Book 2 in The Penningtons series
For seven long years, Sir Peregrine Sayre has tried to assuage his guilt over the events of his twenty-first birthday by immersing himself in political work—and avoiding all entanglements with women, whether lightskirts or ladies of the ton. But when his mentor sends him on a quest to track down purportedly penitent prostitutes, the events of his less-than-innocent past threaten not only his own political career . . .
A woman who will risk anything for the future
Raised to be a political wife, but denied the opportunity by her father’s untimely death, Sibilla Pennington has little desire to wed. To delay her brothers’ plans to marry her off as soon as her period of mourning is over, Sibilla vows only to accept a ma as politically astute as was her father—and, in retaliation for her brothers’ amorous peccadilloes, only one who has never kept a mistress. Surely there can be no such man in all of London.
When Sibilla’s attempt to free a reformed maidservant from the clutches of a former procurer throws her into the midst of Per’s penitent search, she is inextricably drawn to the cool, reserved baronet. But as the search grows ever more dangerous, Sibilla’s penchant for taking risks cannot help but remind Per of the shames he’s spent years trying to outrun. Can Per continue to hide from the guilt and ghosts of the past without endangering his chance at a passionate future with Sibilla?
• Finalist in the West Houston RWA’s Emily contest 2013
“Bennet skillfully weaves mystery, political history, and romance together in this captivating novel. She surprises the reader by including in this story with its threads of grief, guilt, and grimness a couple of humorous scenes that reminded me of my favorite scene in Georgette Heyer’s The Unknown Ajax. But I think her finest achievement is the heroine who remains unconventional to the end even when she cooperates in the most conventional of romance fiction’s elements: the HEA.” — Janga at Heroes and Heartbreakers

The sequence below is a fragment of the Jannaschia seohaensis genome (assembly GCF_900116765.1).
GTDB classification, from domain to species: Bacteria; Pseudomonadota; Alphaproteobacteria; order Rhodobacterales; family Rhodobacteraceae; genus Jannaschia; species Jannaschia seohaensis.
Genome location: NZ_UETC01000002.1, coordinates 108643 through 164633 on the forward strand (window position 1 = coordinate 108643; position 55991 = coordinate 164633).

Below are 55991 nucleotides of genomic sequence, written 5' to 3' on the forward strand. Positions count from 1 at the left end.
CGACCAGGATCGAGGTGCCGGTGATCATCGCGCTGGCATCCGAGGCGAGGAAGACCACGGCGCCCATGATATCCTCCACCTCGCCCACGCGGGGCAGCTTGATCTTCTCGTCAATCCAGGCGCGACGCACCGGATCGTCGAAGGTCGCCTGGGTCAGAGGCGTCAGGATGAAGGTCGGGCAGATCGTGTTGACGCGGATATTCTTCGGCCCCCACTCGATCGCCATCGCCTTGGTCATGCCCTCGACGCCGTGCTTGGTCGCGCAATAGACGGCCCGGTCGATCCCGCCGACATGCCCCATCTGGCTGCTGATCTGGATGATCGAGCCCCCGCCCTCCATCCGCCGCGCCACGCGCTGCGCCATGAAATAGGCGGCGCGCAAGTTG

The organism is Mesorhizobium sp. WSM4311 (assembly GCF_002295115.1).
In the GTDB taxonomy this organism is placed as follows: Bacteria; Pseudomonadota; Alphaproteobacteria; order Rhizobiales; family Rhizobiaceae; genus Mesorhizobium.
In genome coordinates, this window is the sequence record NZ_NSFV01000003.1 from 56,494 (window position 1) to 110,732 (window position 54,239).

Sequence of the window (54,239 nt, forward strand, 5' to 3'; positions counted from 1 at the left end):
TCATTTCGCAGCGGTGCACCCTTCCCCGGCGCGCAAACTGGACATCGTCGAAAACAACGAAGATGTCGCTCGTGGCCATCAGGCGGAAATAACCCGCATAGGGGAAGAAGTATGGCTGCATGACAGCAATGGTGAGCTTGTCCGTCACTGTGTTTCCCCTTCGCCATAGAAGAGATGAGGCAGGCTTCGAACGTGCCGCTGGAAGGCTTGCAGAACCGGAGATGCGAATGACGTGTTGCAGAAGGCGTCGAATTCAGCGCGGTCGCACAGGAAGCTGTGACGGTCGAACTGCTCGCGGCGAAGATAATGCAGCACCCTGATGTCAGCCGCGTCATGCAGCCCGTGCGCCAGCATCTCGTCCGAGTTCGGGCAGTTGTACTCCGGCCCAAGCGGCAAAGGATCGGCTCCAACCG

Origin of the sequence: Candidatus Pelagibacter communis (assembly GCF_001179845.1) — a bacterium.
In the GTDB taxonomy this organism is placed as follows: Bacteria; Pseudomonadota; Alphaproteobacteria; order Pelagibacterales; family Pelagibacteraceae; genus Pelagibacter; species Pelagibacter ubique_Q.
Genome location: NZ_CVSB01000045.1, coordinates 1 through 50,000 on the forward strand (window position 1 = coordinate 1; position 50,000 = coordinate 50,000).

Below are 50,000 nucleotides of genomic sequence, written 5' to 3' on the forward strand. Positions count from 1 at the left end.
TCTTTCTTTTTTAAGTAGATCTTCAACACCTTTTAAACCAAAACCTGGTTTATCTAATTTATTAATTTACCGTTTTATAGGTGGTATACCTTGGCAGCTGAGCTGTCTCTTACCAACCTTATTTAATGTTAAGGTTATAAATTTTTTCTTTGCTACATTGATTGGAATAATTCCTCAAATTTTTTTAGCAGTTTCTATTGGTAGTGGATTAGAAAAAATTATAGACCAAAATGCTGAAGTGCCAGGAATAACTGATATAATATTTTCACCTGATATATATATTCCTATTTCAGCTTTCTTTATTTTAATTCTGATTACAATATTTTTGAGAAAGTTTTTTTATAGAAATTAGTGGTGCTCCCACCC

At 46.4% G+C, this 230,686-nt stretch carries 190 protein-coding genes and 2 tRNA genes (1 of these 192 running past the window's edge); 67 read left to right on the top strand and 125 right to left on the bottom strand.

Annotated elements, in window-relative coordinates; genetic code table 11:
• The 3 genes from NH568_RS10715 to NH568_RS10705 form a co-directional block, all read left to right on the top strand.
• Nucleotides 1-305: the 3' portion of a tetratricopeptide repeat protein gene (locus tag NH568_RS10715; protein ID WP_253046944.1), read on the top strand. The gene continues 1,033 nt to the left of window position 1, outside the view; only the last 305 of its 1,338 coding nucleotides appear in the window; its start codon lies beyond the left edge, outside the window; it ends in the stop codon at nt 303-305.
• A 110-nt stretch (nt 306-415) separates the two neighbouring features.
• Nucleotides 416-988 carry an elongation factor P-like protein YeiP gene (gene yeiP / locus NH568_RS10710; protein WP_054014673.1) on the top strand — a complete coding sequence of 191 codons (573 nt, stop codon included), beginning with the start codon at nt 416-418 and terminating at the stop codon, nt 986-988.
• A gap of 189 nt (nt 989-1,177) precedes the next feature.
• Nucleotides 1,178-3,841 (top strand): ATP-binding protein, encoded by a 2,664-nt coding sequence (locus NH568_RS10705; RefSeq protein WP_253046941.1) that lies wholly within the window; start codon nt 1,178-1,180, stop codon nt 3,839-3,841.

“A Man Without a Mistress, the second of Bliss Bennet’s Pennington series, is savvy, sensual and engrossing, and manages a spot-on balance of realism and buoyancy. The hero and heroine are refreshingly equal in all but their gender — they’re a couple of resourceful, damaged, wry, intelligent, lonely and delightful messes.” — Kathy Altman, USA Today’s Happily Ever After Blog
“Now that Miss Bates has read Bliss Bennet’s second romance novel, she can place her in histrom-world with Rose Lerner, Cecelia Grant, and recent discovery Blythe Gifford. They all have the rare, and becoming rarer, ability to create main characters who reflect their times and are in turn uniquely likable themselves. Their main characters’ constraints are not solely those of personality or circumstance, but political, economic, social, and/or gender strictures. Bennet creates creatures of their time and yet uniquely themselves, approachable and sympathetic to the reader.” —Miss Bates Reads Romance
from A Man without a Mistress